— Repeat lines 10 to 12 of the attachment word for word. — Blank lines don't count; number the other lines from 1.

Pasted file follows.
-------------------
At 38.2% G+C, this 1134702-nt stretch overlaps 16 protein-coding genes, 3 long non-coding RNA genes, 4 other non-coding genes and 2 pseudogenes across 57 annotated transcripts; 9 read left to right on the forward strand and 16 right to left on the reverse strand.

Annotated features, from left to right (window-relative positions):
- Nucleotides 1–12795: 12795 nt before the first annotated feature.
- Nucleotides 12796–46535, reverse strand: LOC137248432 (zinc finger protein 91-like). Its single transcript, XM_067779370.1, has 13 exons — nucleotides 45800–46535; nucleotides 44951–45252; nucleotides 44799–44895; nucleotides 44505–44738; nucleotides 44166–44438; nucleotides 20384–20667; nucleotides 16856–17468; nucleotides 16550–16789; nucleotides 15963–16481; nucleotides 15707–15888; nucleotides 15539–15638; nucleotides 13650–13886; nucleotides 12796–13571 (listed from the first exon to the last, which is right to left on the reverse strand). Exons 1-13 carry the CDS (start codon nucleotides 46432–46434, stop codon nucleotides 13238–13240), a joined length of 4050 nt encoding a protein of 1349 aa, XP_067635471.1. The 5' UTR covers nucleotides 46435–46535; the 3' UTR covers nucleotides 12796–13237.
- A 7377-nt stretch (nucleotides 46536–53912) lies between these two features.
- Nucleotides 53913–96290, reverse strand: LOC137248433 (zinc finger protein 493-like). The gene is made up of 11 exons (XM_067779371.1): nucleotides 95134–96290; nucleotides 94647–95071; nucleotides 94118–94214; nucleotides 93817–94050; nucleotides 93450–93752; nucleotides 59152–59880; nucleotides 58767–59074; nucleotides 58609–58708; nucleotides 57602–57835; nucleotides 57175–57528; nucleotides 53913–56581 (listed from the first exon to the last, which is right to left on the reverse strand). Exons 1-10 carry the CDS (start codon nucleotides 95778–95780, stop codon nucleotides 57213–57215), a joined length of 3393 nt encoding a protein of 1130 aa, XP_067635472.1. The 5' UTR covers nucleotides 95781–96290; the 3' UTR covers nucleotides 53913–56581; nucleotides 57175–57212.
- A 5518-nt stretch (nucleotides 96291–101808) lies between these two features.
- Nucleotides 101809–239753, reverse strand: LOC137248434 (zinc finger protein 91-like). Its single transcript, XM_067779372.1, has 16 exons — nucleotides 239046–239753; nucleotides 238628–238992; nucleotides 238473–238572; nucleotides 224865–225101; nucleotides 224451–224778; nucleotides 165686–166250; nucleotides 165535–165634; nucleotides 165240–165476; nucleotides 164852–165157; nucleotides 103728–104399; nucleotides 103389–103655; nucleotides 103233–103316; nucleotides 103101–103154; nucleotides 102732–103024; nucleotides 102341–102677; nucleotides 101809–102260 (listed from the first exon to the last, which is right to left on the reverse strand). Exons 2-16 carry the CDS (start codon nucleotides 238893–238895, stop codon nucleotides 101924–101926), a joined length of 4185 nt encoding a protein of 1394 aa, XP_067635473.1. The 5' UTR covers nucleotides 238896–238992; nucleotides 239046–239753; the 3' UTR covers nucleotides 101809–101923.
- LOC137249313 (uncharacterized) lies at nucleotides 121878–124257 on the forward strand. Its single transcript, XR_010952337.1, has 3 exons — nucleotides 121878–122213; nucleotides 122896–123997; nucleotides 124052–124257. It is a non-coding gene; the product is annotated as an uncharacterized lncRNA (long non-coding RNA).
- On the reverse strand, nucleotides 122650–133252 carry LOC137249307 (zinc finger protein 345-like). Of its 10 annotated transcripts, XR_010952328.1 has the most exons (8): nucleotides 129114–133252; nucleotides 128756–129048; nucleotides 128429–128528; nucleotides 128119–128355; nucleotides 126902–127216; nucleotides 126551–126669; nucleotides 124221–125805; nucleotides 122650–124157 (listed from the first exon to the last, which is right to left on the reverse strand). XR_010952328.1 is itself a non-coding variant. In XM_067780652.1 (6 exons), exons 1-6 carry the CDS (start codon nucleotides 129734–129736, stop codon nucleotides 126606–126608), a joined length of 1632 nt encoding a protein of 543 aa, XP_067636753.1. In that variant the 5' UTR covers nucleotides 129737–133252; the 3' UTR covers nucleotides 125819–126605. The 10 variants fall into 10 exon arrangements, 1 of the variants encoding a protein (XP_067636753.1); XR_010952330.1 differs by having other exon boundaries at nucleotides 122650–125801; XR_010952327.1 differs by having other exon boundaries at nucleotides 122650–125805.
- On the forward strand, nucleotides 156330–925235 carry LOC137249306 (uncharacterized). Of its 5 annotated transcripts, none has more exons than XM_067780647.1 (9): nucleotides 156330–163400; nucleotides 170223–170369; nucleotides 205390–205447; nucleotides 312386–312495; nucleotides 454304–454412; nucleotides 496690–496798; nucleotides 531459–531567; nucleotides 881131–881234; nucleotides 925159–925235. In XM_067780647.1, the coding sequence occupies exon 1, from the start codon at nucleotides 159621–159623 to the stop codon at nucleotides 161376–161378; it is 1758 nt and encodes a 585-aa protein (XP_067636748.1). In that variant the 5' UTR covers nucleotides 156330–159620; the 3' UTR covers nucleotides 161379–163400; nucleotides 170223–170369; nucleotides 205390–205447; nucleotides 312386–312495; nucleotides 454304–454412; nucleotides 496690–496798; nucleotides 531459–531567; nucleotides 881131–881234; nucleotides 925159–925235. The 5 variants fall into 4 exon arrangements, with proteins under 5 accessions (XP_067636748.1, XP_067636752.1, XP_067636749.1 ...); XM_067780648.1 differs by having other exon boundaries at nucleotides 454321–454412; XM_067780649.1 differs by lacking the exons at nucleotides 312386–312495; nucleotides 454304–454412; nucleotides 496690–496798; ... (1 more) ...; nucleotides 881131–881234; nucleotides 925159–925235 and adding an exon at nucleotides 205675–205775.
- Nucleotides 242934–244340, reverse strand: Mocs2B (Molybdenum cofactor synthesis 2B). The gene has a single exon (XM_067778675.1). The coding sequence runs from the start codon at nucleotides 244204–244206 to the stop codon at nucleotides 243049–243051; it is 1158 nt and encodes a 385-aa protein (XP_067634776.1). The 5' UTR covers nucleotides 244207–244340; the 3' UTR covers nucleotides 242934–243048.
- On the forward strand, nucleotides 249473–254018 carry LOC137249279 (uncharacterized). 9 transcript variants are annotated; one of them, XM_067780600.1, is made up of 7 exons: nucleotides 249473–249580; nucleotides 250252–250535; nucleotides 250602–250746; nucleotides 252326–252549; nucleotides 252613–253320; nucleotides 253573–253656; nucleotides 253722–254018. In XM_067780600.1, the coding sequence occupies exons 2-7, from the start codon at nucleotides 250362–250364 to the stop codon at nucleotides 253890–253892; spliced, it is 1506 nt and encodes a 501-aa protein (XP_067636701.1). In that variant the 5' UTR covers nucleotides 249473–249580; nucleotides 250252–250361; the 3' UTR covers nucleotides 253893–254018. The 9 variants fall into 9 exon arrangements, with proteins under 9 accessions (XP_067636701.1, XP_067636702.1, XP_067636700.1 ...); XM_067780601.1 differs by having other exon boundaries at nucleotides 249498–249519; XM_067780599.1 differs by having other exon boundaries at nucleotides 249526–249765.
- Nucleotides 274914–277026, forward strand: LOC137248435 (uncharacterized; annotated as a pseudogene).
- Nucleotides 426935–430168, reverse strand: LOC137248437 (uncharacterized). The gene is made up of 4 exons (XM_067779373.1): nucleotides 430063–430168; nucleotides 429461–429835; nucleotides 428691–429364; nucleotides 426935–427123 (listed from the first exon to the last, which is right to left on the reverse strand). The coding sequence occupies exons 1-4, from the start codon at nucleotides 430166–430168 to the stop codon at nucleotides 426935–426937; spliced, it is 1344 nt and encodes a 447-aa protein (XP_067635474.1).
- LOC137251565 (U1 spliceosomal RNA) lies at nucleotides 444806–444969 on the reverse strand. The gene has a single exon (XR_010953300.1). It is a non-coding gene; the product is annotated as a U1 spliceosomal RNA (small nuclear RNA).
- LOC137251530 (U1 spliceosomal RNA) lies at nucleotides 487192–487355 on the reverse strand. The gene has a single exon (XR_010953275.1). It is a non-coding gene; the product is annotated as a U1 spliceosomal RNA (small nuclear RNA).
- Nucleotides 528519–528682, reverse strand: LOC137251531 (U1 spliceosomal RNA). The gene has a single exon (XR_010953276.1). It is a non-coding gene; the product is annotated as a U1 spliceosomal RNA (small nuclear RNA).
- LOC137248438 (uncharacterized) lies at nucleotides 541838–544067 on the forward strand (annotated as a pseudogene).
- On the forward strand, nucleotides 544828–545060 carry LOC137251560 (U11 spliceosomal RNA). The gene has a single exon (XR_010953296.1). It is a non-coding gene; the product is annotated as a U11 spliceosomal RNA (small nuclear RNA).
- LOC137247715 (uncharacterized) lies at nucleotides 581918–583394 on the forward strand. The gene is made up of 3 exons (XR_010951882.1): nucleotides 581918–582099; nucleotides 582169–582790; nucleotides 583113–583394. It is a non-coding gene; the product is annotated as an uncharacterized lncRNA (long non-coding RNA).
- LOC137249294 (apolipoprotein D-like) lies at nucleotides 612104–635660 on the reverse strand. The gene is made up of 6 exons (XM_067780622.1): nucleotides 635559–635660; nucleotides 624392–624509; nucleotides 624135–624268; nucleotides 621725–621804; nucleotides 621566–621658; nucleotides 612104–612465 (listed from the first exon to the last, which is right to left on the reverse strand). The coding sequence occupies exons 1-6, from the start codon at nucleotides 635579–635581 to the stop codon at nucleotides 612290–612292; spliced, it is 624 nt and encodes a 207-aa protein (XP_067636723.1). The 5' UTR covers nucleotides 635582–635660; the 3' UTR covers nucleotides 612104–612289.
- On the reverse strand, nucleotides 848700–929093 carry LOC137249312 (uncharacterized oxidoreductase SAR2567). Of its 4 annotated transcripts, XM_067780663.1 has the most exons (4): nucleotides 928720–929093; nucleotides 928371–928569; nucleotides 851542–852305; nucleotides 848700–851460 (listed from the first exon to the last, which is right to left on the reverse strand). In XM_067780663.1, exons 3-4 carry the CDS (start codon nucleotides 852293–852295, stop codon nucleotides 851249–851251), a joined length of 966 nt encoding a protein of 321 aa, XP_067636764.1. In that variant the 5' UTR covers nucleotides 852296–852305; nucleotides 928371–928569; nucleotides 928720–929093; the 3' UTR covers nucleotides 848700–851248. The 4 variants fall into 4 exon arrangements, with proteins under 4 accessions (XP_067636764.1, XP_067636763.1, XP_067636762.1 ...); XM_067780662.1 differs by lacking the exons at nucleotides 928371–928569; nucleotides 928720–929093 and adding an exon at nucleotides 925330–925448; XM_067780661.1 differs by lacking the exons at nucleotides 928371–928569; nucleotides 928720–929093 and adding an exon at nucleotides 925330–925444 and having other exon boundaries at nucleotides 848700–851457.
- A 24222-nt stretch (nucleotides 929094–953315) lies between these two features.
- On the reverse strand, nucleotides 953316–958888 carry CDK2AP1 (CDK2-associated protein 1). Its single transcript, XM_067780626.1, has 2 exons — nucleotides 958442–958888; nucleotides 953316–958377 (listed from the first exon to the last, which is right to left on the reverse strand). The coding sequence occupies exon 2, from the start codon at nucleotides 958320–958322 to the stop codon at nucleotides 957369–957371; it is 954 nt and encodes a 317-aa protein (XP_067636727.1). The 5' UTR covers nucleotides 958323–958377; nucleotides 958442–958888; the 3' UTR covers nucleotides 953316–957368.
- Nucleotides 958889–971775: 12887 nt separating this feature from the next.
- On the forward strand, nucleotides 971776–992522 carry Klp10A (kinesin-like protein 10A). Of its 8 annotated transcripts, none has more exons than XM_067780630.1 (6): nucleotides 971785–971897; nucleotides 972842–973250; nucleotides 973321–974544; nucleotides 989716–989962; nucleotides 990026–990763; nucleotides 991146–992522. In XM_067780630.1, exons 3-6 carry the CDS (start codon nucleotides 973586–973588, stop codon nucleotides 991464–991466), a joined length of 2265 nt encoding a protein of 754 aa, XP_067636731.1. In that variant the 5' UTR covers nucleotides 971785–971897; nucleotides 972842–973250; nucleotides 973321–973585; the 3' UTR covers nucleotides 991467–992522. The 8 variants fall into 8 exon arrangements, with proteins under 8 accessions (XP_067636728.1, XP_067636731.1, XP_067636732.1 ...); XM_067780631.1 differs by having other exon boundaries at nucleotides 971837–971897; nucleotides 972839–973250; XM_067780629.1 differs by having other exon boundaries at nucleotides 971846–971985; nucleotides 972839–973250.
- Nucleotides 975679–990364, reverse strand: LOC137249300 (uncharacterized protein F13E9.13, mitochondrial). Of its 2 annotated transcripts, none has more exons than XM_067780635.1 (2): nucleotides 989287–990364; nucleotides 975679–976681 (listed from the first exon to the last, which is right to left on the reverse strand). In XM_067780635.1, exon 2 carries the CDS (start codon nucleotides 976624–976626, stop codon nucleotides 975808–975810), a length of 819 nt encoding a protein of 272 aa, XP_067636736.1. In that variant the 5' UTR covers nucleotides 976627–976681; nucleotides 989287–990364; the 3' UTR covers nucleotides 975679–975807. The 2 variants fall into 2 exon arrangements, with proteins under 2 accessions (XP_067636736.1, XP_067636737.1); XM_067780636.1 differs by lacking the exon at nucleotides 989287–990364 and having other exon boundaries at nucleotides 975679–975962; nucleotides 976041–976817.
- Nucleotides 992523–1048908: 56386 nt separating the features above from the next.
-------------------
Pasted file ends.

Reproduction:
- On the reverse strand, nucleotides 122650–133252 carry LOC137249307 (zinc finger protein 345-like). Of its 10 annotated transcripts, XR_010952328.1 has the most exons (8): nucleotides 129114–133252; nucleotides 128756–129048; nucleotides 128429–128528; nucleotides 128119–128355; nucleotides 126902–127216; nucleotides 126551–126669; nucleotides 124221–125805; nucleotides 122650–124157 (listed from the first exon to the last, which is right to left on the reverse strand). XR_010952328.1 is itself a non-coding variant. In XM_067780652.1 (6 exons), exons 1-6 carry the CDS (start codon nucleotides 129734–129736, stop codon nucleotides 126606–126608), a joined length of 1632 nt encoding a protein of 543 aa, XP_067636753.1. In that variant the 5' UTR covers nucleotides 129737–133252; the 3' UTR covers nucleotides 125819–126605. The 10 variants fall into 10 exon arrangements, 1 of the variants encoding a protein (XP_067636753.1); XR_010952330.1 differs by having other exon boundaries at nucleotides 122650–125801; XR_010952327.1 differs by having other exon boundaries at nucleotides 122650–125805.
- On the forward strand, nucleotides 156330–925235 carry LOC137249306 (uncharacterized). Of its 5 annotated transcripts, none has more exons than XM_067780647.1 (9): nucleotides 156330–163400; nucleotides 170223–170369; nucleotides 205390–205447; nucleotides 312386–312495; nucleotides 454304–454412; nucleotides 496690–496798; nucleotides 531459–531567; nucleotides 881131–881234; nucleotides 925159–925235. In XM_067780647.1, the coding sequence occupies exon 1, from the start codon at nucleotides 159621–159623 to the stop codon at nucleotides 161376–161378; it is 1758 nt and encodes a 585-aa protein (XP_067636748.1). In that variant the 5' UTR covers nucleotides 156330–159620; the 3' UTR covers nucleotides 161379–163400; nucleotides 170223–170369; nucleotides 205390–205447; nucleotides 312386–312495; nucleotides 454304–454412; nucleotides 496690–496798; nucleotides 531459–531567; nucleotides 881131–881234; nucleotides 925159–925235. The 5 variants fall into 4 exon arrangements, with proteins under 5 accessions (XP_067636748.1, XP_067636752.1, XP_067636749.1 ...); XM_067780648.1 differs by having other exon boundaries at nucleotides 454321–454412; XM_067780649.1 differs by lacking the exons at nucleotides 312386–312495; nucleotides 454304–454412; nucleotides 496690–496798; ... (1 more) ...; nucleotides 881131–881234; nucleotides 925159–925235 and adding an exon at nucleotides 205675–205775.
- Nucleotides 242934–244340, reverse strand: Mocs2B (Molybdenum cofactor synthesis 2B). The gene has a single exon (XM_067778675.1). The coding sequence runs from the start codon at nucleotides 244204–244206 to the stop codon at nucleotides 243049–243051; it is 1158 nt and encodes a 385-aa protein (XP_067634776.1). The 5' UTR covers nucleotides 244207–244340; the 3' UTR covers nucleotides 242934–243048.